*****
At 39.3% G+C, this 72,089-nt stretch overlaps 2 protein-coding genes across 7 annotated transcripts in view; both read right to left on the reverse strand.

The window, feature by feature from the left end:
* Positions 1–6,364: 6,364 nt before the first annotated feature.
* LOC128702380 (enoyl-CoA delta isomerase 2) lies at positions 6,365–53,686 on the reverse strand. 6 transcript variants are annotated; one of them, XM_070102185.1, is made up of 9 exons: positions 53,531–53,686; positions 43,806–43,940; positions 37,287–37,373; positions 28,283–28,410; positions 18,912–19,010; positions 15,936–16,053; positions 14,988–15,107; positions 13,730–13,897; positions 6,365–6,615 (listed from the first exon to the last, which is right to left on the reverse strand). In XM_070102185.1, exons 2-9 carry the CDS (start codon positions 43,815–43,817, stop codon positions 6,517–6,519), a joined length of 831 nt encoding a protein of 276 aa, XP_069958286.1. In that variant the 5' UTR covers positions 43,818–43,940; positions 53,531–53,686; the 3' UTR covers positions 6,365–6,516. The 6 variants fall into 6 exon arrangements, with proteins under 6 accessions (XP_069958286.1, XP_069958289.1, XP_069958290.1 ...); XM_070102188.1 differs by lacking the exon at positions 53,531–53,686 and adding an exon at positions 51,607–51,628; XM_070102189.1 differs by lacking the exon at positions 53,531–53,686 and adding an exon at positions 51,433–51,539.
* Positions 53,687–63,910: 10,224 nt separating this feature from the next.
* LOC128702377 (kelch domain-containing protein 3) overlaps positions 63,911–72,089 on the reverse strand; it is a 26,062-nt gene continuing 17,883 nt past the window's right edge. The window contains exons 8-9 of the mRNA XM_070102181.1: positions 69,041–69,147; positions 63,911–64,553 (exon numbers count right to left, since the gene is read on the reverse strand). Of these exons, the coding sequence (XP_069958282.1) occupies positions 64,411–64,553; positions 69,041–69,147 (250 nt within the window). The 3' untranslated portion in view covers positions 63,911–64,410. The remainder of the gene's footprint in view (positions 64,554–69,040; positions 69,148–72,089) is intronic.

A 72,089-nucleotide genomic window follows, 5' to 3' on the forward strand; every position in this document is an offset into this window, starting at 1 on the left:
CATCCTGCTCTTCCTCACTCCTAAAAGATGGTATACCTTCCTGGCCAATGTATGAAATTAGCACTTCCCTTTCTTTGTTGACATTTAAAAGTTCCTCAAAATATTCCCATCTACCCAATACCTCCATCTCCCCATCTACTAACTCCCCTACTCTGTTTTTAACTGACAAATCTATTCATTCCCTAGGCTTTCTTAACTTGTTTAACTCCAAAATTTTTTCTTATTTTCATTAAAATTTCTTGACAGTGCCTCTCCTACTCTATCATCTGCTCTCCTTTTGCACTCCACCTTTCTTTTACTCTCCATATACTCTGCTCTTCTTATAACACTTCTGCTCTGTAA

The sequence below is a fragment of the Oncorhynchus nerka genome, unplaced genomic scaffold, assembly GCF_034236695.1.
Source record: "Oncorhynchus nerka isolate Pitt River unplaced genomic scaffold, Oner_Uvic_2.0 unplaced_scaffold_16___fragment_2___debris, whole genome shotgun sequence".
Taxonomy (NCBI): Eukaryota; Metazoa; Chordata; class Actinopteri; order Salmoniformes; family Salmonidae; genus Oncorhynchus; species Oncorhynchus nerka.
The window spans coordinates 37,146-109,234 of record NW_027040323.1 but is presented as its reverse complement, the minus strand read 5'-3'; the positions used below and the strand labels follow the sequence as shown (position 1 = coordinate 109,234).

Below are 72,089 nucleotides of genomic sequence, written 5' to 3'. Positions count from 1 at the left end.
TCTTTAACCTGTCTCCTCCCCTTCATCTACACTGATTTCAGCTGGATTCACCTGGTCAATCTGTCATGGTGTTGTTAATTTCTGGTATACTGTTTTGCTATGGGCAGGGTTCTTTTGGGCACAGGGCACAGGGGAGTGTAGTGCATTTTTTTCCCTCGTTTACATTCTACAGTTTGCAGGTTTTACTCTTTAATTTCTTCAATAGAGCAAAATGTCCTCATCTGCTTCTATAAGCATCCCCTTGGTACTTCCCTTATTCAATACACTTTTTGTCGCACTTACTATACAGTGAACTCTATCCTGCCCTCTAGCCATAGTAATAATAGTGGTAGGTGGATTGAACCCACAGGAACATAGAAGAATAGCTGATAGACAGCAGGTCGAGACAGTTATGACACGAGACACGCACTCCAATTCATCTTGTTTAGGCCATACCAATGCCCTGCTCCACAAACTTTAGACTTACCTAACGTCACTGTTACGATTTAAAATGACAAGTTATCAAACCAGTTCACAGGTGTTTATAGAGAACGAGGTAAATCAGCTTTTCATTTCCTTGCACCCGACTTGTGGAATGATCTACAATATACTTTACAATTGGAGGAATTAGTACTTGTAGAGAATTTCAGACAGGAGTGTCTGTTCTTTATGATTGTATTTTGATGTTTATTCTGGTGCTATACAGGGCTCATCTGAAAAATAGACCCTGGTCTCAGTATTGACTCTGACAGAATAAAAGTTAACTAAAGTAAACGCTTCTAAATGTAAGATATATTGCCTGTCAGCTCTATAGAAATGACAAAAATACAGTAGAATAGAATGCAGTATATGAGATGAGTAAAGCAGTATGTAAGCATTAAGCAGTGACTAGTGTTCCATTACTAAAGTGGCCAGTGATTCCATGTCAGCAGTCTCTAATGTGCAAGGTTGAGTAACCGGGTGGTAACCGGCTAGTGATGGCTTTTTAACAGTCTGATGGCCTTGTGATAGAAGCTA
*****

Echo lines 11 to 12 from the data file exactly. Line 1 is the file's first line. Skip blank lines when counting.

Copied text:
Taxonomy (NCBI): Eukaryota; Metazoa; Chordata; class Actinopteri; order Salmoniformes; family Salmonidae; genus Oncorhynchus; species Oncorhynchus nerka.
The window spans coordinates 37,146-109,234 of record NW_027040323.1 but is presented as its reverse complement, the minus strand read 5'-3'; the positions used below and the strand labels follow the sequence as shown (position 1 = coordinate 109,234).